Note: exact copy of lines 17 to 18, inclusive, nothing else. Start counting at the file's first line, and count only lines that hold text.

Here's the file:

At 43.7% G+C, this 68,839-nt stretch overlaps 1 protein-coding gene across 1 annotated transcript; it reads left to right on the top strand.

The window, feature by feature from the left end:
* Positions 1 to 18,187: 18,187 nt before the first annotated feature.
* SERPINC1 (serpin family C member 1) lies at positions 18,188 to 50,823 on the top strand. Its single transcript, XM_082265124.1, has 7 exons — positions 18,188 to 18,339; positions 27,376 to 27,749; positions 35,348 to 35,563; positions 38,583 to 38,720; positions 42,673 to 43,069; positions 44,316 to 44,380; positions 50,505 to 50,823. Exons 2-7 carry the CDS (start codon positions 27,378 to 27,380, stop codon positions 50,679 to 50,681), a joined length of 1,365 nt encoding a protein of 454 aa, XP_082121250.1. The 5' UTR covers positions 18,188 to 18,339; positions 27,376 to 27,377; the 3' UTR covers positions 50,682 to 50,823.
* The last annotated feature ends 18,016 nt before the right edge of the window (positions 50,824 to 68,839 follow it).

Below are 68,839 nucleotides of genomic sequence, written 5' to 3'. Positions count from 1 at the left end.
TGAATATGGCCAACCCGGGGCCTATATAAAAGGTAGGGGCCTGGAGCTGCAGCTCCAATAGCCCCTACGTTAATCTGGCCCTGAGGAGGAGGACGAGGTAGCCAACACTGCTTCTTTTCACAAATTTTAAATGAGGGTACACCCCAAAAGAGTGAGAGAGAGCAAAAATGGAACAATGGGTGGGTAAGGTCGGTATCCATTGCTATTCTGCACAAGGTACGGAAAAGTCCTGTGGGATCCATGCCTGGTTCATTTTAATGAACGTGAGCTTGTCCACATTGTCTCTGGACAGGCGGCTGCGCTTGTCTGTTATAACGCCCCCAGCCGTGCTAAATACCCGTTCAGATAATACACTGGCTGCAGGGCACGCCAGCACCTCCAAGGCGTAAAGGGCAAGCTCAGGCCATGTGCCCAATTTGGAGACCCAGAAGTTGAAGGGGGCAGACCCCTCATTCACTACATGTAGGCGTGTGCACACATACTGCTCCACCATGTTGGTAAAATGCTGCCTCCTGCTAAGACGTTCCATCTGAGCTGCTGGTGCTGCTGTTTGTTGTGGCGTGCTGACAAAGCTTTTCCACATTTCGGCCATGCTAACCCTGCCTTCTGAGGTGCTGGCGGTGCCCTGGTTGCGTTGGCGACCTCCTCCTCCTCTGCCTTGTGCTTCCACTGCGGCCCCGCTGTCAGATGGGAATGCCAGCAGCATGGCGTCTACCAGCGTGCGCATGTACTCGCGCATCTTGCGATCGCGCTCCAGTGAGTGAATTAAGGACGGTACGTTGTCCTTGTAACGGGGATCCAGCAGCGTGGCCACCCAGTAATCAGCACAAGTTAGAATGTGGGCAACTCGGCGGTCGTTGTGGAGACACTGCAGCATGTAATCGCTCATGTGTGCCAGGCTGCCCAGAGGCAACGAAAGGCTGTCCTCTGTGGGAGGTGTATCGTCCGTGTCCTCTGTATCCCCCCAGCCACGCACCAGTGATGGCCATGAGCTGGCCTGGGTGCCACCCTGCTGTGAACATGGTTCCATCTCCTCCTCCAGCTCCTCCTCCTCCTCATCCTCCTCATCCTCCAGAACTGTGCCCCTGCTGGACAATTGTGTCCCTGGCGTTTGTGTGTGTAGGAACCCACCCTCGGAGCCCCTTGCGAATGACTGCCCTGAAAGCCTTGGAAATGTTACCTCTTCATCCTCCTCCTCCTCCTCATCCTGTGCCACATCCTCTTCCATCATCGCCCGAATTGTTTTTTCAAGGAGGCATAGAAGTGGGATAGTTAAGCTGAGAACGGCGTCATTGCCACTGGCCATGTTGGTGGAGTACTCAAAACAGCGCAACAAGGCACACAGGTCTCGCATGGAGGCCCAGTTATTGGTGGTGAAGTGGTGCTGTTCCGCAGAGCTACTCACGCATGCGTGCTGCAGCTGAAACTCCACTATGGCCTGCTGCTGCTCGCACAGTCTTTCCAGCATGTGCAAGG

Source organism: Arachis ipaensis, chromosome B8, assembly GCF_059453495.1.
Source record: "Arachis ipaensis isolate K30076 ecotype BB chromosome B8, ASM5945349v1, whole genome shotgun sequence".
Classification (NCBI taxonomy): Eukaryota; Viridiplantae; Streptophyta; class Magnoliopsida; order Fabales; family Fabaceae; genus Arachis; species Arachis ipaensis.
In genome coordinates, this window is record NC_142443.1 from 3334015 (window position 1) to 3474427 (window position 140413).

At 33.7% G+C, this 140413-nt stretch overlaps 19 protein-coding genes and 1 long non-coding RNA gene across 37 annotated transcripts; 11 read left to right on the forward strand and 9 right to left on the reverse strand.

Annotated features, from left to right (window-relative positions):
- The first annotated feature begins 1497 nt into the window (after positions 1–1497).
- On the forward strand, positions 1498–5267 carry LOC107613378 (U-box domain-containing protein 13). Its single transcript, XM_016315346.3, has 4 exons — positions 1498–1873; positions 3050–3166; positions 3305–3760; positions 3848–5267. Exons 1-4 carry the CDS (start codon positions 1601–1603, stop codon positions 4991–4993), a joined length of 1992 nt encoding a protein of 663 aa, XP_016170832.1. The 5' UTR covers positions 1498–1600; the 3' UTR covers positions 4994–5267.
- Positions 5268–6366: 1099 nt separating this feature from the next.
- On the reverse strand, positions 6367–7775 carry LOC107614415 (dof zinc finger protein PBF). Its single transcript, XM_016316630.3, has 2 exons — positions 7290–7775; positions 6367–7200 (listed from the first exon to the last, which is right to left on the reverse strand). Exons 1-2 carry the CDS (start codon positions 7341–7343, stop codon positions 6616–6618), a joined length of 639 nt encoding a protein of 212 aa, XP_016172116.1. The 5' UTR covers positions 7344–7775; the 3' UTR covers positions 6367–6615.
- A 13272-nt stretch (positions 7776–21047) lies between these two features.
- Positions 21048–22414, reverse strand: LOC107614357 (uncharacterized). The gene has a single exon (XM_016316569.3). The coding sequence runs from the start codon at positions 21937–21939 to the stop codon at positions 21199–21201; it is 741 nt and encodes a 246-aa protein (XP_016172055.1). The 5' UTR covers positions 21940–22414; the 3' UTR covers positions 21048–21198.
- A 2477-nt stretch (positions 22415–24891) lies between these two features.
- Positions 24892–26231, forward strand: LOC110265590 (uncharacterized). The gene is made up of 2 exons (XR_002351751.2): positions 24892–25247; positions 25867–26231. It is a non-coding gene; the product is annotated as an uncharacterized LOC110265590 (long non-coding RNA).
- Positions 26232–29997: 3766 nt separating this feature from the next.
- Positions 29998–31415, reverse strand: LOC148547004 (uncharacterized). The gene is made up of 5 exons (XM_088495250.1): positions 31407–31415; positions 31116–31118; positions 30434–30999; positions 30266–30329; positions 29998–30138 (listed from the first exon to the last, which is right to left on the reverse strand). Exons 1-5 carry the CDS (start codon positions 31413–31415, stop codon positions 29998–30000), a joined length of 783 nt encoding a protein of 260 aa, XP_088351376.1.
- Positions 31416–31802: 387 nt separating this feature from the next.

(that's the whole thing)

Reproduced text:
- On the reverse strand, positions 6367–7775 carry LOC107614415 (dof zinc finger protein PBF). Its single transcript, XM_016316630.3, has 2 exons — positions 7290–7775; positions 6367–7200 (listed from the first exon to the last, which is right to left on the reverse strand). Exons 1-2 carry the CDS (start codon positions 7341–7343, stop codon positions 6616–6618), a joined length of 639 nt encoding a protein of 212 aa, XP_016172116.1. The 5' UTR covers positions 7344–7775; the 3' UTR covers positions 6367–6615.
- A 13272-nt stretch (positions 7776–21047) lies between these two features.